Protect Teachers from Wartime Attacks: New Report Shows Educators Are Targeted in Armed Conflict
New York, July 14, 2014 – Attacks on teachers and other educators are a disturbingly common tactic of war and a serious threat to education, the Global Coalition to Protect Education from Attack (GCPEA) said in a new study released today, Protecting Education Personnel from Targeted Attack in Conflict-Affected Countries. The report describes how teachers have been targeted around the world and documents various ways communities have tried to keep them safe.
“On Malala Day, we should also remember the courage of teachers like Malala’s father, who too often place their lives at risk simply by going to work and doing their job,” said Diya Nijhowne, GCPEA’s director. “Attacks on teachers strike at the very heart of a community, and more must be done to protect them.”
Malala Day – July 14 – celebrates the courage of Malala Yousafzai, the Pakistani schoolgirl and education activist shot by the Taliban in 2012 for her work to promote girls’ education.
The 50-page report draws from interviews with global practitioners, documents from international and local organizations, and field research in the Philippines. It highlights the devastating impact of violence against educators on the education system. Attacks can deplete the teaching force, as teachers and professors are intimidated, injured, killed, or forced to flee. In the longer term, they can exacerbate teacher shortages, disrupt education and employment cycles, and impact a country’s development.
“In many places, there is already a significant gap between the number of trained teachers and the demand for education,” said Nijhowne. “When low pay is compounded with the risk of attacks, there is little incentive to enter and stay in the teaching profession, weakening the education system even further.”
Teachers Targeted in at least 23 Countries since 2009
Over the last five years, teachers and other education staff have been targeted for assassination, killed, injured, tortured, detained, extorted, and harassed in areas of conflict and instability in at least 23 countries, according to Education under Attack 2014. In Nigeria, where the militant group Boko Haram abducted almost 300 schoolgirls exactly three months ago, the President of the National Union of Teachers reported that the group had also killed 171 teachers since 2009.
The motives for attacks vary. Some educators face threats because of their classroom activities: they refuse to allow armed parties to recruit children from schools, they teach girls, or their lessons include particular topics and not others. Others are targeted because of their ethnicity, their association with the government or a warring party, their political activities, or because they engage in education-related advocacy.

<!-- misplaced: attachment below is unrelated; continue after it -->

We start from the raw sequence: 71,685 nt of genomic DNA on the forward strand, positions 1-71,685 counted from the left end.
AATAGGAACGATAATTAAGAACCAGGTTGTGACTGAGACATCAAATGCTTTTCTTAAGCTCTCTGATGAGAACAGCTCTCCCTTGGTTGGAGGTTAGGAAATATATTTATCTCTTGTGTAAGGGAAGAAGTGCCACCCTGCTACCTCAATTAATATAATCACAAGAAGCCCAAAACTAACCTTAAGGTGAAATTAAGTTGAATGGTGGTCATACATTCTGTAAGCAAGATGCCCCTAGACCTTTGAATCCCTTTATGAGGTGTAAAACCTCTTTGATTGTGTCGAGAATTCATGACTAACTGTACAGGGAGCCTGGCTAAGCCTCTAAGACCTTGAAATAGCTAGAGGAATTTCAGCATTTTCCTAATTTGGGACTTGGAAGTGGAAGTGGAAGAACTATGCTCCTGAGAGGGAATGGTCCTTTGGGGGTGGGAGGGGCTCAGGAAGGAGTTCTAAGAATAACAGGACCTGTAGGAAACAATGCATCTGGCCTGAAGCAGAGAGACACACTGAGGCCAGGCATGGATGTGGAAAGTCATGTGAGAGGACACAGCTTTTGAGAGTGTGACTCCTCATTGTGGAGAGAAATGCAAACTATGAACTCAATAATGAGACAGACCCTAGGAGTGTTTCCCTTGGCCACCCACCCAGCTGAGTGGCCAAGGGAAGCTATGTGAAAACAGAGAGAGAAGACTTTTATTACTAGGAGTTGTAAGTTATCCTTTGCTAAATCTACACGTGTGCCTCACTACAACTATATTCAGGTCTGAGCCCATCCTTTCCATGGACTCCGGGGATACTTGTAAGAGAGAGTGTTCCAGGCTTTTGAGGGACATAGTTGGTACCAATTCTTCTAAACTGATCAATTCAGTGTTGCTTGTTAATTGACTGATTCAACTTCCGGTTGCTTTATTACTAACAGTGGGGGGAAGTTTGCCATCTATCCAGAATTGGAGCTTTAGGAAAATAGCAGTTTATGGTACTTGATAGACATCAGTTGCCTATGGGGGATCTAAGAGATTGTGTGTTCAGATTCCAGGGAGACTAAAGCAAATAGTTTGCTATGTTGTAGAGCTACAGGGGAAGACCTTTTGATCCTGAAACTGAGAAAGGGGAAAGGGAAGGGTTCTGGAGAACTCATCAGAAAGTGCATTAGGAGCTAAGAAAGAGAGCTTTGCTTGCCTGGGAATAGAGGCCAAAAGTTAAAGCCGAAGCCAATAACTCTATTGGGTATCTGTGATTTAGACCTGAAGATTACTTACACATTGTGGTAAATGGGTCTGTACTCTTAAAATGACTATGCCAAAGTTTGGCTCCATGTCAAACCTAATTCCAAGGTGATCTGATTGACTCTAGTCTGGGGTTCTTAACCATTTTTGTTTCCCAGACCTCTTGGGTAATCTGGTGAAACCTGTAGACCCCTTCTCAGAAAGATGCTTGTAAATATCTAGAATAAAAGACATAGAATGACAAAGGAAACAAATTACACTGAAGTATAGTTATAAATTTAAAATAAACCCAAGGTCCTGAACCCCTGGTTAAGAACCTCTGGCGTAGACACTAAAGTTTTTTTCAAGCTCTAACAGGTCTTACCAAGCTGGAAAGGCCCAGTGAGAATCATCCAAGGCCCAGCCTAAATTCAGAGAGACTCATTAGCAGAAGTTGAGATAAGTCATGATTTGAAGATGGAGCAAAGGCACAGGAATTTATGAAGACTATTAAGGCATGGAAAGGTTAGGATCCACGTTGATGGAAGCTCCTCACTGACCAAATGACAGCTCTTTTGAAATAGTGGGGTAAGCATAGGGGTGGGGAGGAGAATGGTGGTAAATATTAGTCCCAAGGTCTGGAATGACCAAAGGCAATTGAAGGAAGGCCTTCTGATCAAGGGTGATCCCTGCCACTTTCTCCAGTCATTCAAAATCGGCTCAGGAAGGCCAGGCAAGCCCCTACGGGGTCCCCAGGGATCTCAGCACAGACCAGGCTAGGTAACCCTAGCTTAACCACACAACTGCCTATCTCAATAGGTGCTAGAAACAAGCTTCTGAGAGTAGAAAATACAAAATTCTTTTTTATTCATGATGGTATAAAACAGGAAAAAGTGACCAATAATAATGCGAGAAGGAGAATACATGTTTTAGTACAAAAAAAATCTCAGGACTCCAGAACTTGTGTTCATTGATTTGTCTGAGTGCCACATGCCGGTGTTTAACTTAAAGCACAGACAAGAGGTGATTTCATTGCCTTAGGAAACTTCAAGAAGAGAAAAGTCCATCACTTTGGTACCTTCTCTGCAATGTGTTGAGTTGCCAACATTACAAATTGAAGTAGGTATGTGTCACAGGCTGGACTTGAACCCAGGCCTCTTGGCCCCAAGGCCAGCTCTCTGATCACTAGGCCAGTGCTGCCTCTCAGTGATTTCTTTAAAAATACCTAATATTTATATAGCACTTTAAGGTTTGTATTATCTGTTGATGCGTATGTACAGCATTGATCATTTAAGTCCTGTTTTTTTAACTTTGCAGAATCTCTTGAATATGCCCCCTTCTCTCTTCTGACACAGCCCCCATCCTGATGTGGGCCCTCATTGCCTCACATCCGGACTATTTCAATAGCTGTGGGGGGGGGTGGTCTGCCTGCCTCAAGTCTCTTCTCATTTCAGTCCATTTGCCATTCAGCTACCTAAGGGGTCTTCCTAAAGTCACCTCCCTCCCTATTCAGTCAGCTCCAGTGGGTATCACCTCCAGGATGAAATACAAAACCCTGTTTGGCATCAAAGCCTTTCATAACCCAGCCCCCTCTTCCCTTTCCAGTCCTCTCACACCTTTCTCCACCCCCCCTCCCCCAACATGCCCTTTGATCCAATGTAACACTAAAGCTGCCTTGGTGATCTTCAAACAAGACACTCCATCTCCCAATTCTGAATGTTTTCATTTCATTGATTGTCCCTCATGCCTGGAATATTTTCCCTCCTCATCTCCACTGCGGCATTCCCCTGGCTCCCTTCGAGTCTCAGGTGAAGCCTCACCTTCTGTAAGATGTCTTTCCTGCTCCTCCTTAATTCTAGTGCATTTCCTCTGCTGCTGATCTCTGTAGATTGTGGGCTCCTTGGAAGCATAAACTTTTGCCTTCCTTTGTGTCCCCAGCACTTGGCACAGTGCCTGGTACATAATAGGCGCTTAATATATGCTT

In the Philippines, for example, education personnel are required to serve as poll workers during elections, resulting in an upsurge in attacks on teachers during voting periods. Ahead of 2010 elections in Maguindanao, unidentified gunmen assassinated a principal and a teacher at an elementary school that is regularly used as a polling station. Teachers in the Philippines also experienced harassment and attacks when schools were used by armed parties for military purposes, such as barracks and camps, despite national laws prohibiting this practice.
Protecting Teachers from Attack
Educators who face attacks require more protection, GCPEA said. The new report examines measures taken to protect teachers, including: arming teachers, using armed and unarmed civilian guards, setting up community protection committees, relocating and transferring teachers, negotiating with belligerent parties to keep schools and teachers off-limits, and monitoring and reporting attacks. Some of these measures bring their own risks. Armed guards in southern Thailand, for example, themselves became the targets of attack, putting in the line of fire the very teachers they were hired to protect.
The report also assesses strategies to prevent attacks in the long term, including increasing accountability and ending impunity for attacks, enacting protective legislation and policy, and developing conflict-sensitive education programs and policies. Teachers’ unions and human rights groups in Colombia and Zimbabwe, for example, have taken perpetrators to court for attacks against teachers, with some successes in Colombia.
Finally, the report offers guidance to practitioners and policymakers on what they can do to help improve teachers’ security.
“Teachers play a crucial role in enlightening and inspiring the next generation of leaders like Malala,” said Nijhowne. “For the sake of their children, their societies, and their future, it is imperative that States galvanize efforts and resources to keep teachers safe.”